New York – Mayoral hopefuls Bill de Blasio and Joe Lhota spent much of their first debate tonight discussing the city’s fiscal issues – income equality, affordable housing, tax subsidies and rent for charter schools.
There were also some heated moments when the candidates took exception to comments made about them. For example, de Blasio, the race’s Democratic front-runner, accused Lhota of distorting his stands on some issues.
“I’d like my opponent to at least pay attention to the things I’ve said and accurately portray them,” de Blasio said.
Meanwhile, Lhota seemed annoyed that de Blasio, the city’s public advocate, consistently tried to paint him as being in line with national Republicans.
“Don’t lump me in with people who I’m constantly in disagreement with,” said the former MTA head. ” … Where I don’t agree with the national Republican Party is long and hard. I am pro-choice; they are not… I have been outspoken about these issues over and over again.”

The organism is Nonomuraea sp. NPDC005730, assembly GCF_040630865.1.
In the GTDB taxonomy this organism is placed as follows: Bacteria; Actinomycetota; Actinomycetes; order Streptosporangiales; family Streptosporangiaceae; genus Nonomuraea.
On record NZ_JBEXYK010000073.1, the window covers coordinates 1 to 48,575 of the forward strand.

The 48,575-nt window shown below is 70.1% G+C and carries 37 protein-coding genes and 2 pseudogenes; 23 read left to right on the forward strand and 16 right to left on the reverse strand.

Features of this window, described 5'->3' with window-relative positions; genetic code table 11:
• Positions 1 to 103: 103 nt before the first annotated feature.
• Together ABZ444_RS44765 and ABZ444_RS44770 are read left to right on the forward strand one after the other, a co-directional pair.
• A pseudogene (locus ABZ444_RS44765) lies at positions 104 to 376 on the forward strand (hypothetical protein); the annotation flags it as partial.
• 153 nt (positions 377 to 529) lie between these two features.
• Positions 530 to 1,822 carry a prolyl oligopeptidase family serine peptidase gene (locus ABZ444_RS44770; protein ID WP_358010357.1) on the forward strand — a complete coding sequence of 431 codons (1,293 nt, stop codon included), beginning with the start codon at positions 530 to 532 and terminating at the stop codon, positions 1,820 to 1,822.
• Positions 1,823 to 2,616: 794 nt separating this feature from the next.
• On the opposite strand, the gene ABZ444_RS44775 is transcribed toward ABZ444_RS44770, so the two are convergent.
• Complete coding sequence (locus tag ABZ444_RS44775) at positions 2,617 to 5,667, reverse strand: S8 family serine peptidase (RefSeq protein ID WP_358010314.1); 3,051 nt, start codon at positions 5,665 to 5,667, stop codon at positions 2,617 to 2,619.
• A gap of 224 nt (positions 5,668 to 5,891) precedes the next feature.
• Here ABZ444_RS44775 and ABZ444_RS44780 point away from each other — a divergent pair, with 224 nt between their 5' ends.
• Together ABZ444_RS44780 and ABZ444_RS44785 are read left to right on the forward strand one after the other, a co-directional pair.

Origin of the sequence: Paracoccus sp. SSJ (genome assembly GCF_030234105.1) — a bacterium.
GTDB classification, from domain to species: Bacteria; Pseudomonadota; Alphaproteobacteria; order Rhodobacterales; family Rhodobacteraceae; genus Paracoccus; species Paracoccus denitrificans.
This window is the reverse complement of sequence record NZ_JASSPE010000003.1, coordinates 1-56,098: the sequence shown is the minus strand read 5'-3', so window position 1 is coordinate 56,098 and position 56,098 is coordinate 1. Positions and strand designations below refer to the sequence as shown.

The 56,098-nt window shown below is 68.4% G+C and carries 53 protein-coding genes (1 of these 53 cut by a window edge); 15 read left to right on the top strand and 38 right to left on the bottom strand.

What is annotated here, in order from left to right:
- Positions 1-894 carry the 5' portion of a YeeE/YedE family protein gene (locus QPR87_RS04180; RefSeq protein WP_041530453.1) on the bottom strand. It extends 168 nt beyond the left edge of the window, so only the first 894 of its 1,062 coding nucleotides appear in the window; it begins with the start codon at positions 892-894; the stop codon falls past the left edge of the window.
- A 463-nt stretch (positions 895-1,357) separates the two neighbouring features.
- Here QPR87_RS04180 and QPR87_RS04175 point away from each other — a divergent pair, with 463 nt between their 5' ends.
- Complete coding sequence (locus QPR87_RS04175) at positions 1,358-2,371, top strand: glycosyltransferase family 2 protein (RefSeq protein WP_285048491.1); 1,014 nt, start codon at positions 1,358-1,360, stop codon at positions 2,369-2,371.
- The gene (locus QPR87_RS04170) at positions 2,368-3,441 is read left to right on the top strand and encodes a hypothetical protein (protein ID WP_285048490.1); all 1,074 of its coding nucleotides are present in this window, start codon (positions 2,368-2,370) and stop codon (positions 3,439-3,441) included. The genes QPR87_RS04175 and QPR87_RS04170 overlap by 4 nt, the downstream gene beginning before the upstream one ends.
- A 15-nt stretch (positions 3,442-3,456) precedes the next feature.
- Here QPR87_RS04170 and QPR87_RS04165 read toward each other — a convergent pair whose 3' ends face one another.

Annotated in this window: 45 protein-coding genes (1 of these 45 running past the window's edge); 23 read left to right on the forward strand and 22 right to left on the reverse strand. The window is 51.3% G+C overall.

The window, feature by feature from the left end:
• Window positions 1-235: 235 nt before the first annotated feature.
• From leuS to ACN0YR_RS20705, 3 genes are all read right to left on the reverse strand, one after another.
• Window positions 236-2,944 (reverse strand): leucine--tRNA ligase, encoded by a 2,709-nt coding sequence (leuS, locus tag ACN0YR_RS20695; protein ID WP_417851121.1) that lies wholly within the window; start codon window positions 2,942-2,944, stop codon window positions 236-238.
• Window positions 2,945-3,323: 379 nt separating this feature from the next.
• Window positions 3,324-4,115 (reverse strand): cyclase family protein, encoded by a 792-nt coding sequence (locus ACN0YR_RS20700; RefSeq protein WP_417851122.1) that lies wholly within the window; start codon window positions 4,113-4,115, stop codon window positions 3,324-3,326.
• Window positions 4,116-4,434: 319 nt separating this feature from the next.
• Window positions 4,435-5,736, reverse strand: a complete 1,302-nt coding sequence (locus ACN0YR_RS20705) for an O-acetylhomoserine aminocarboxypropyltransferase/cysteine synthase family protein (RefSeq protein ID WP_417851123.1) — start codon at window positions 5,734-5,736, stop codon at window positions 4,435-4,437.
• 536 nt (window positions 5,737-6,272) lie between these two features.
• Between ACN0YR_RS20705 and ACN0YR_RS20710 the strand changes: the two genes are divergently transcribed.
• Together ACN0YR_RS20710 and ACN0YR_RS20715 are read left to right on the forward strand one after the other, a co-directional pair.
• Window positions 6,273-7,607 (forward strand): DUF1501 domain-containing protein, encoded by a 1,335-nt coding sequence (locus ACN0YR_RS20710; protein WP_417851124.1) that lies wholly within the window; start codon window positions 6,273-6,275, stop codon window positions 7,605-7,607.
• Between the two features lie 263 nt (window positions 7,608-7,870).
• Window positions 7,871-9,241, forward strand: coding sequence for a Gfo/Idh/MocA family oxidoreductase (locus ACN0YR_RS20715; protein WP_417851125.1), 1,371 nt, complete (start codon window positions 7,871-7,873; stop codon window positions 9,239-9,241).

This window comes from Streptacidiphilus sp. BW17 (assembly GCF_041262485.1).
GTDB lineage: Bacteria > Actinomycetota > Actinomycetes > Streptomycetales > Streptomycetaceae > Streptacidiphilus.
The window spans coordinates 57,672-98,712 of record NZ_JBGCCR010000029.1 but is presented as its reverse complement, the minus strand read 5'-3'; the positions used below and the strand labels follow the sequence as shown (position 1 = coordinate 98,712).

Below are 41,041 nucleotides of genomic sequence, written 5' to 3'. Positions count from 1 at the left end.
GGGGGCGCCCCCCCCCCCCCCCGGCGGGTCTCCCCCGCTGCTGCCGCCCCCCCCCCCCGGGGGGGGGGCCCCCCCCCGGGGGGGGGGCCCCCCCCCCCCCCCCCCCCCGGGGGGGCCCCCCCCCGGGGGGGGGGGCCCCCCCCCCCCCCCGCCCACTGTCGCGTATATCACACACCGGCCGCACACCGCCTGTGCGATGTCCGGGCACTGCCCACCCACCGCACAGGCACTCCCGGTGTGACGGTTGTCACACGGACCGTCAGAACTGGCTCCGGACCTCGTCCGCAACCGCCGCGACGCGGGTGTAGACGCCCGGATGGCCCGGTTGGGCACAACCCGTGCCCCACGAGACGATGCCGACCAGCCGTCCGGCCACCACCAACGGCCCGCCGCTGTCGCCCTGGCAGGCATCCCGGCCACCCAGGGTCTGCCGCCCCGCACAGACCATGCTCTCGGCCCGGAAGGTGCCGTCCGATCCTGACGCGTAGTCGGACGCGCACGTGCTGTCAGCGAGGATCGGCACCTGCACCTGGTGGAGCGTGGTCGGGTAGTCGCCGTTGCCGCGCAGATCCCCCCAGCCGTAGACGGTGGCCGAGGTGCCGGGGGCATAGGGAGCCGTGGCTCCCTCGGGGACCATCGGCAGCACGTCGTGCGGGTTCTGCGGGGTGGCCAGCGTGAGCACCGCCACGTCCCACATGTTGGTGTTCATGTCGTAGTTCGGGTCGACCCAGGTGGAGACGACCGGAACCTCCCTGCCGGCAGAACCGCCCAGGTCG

The issue of income inequality was front and center in the debate.
Lhota admitted that the earning gap is an “extreme problem,” but he also attacked de Blasio for his signature “tale of two cities” campaign message.
“Where I disagree with my opponent is he talks about a tale of two cities, where you basically divide the city into class warfare, where it’s rich vs. poor, black vs. white, old vs. young,” Lhota said. “What we need to do is have a tale of one city, where we all work together.”
De Blasio argued the he’s simply acknowledging the problem, saying 46 percent of the city is living at or near the poverty line and that the middle class is disappearing.
Read more at CBS NY.